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I do love to go to grocery stores. One of my favorite tourist stops when I am traveling is the local market. It could be a tiny little shop in the English countryside presided over by a gentleman who seems to know each and every item in the store. Or it might be the supermarket in the 17th arrondissement in Paris: it really doesn’t matter to me. I feel more connected to a culture by seeing what and how they purchase on a day to day basis.
One of my favorite of these experiences was a few years ago when my mother and I were on tour in England. We had completed the first leg of our tour and arrived in Bath in the early afternoon. We were both pretty tired ("knackered", as the English say) and my mother said she was going to take a nap. I went wandering in town and found my way to the local Waitrose. After about 45 minutes of wandering the aisles, looking over the produce, and chatting with the woman at the fish counter, I returned to hotel.
At dinner that evening, the other people on the tour thought me funny because of my excursion. I didn’t really mind because I felt instantly connected to the people of Bath through their grocery store. I had a sense for what they ate and drank every day.
It doesn’t have to be an exotic locale for me to drop into a local grocery. A Pick ‘n Save in Milwaukee, the Port Deli a couple of blocks off of Times Square, or an hour wandering through the Whole Foods in Atlanta with my niece; they are all windows on our psyche.
I always learn something new. One of my favorite finds recently is Al Nakheel, a lovely little Middle Eastern market and café in Vienna, Virginia. They sell the most interesting collection of foods, including produce, feta cheese in large tubs of water, nuts, oils, spices, fresh lamb, and a host of canned products as well as small take home items from the café. I am sure that I make the staff a bit worried as I wander the aisles of the relatively small store inspecting each and every item. I feel like I am transported to another world for my time there. The fragrance of the shop is so distinctive: it just smells like a Middle Eastern shop should, all full of warm, spicy aromas.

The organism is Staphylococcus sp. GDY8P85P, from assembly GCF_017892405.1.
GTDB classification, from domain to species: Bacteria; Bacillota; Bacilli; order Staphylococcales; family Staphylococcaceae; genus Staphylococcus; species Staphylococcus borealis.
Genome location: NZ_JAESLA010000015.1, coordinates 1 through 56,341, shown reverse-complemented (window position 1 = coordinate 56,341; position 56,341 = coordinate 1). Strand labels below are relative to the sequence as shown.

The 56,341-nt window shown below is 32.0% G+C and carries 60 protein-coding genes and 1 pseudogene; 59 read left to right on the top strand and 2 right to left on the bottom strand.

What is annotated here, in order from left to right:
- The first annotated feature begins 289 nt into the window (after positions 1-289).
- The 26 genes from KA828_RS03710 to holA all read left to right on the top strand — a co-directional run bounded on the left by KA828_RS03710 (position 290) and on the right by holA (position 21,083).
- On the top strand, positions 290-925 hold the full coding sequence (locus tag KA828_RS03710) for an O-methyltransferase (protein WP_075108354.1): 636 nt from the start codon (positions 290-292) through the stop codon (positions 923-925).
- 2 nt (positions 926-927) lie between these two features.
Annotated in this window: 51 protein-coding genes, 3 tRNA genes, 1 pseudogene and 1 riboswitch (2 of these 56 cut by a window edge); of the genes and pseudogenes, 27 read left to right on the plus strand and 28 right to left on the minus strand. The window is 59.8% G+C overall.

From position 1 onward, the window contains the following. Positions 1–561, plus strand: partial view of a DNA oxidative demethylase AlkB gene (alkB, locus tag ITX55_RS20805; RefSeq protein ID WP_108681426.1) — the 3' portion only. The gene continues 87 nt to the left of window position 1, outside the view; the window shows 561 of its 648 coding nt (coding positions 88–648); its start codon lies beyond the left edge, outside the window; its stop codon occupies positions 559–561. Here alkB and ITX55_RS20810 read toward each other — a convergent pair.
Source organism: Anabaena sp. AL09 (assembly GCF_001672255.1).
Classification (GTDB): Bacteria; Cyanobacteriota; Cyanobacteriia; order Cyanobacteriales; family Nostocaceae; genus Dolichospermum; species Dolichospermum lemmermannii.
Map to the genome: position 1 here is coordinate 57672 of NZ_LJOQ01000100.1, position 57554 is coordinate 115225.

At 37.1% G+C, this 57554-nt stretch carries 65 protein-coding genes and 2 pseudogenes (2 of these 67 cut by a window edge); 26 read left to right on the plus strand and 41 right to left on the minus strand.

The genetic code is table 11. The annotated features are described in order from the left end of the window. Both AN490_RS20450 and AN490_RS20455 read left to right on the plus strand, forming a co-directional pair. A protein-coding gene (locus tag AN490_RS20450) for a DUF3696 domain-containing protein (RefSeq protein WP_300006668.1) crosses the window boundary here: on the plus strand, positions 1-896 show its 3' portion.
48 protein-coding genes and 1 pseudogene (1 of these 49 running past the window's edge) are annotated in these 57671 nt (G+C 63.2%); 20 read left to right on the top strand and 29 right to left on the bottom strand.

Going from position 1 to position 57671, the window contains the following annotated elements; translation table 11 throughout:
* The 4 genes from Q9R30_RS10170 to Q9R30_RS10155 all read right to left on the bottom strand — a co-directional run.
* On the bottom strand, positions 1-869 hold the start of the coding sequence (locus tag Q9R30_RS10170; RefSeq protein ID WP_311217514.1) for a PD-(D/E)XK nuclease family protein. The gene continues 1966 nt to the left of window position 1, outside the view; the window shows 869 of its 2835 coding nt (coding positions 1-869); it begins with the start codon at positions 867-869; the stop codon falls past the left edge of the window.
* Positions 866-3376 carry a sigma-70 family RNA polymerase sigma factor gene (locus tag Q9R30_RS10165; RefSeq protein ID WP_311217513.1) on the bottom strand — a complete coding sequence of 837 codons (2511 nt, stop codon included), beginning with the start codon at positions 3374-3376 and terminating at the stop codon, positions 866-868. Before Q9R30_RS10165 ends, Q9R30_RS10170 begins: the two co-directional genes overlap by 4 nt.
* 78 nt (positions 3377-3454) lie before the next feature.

The fellow behind the counter, Rabah, looked a bit surprised when I asked to look at a Lebanese cookbook on display behind the counter. Simply titled The Lebanese Cookbook it is a sweet, albeit somewhat dated and incomplete, collection of recipes and supporting text. It was originally published in 1978 by the Anthony sisters in Australia. (Here's a link to a new edition of The Lebanese Cookbook, coming out in May, 2006.) I thought at the $14.00 price it was a bargain and added it to my order (again to the bewilderment of Rabah). I take a lot of inspiration from such cookbook purchases and find it pretty easy to modify recipes to be healthier.
My best purchase there was seven spice seasoning. There’s a number of variations of this Lebanese spice some with more and others with fewer spices in the mix. This seasoning is finding its way into many of my dishes lately. The Halibut with Seven Spice Seasoning is a good example, and the Rice and Lentil Pilaf is a lower calorie variation of a recipe in the Anthony sisters' cookbook.
So take a little extra time to notice the groceries around you. Shop at the small ethnic markets, take home exotic ingredients, purchase their cookbooks and get to know them. You’ll feel as if you have spent the day in a foreign land.
Eat well, eat healthy, enjoy life!
March 16, 2006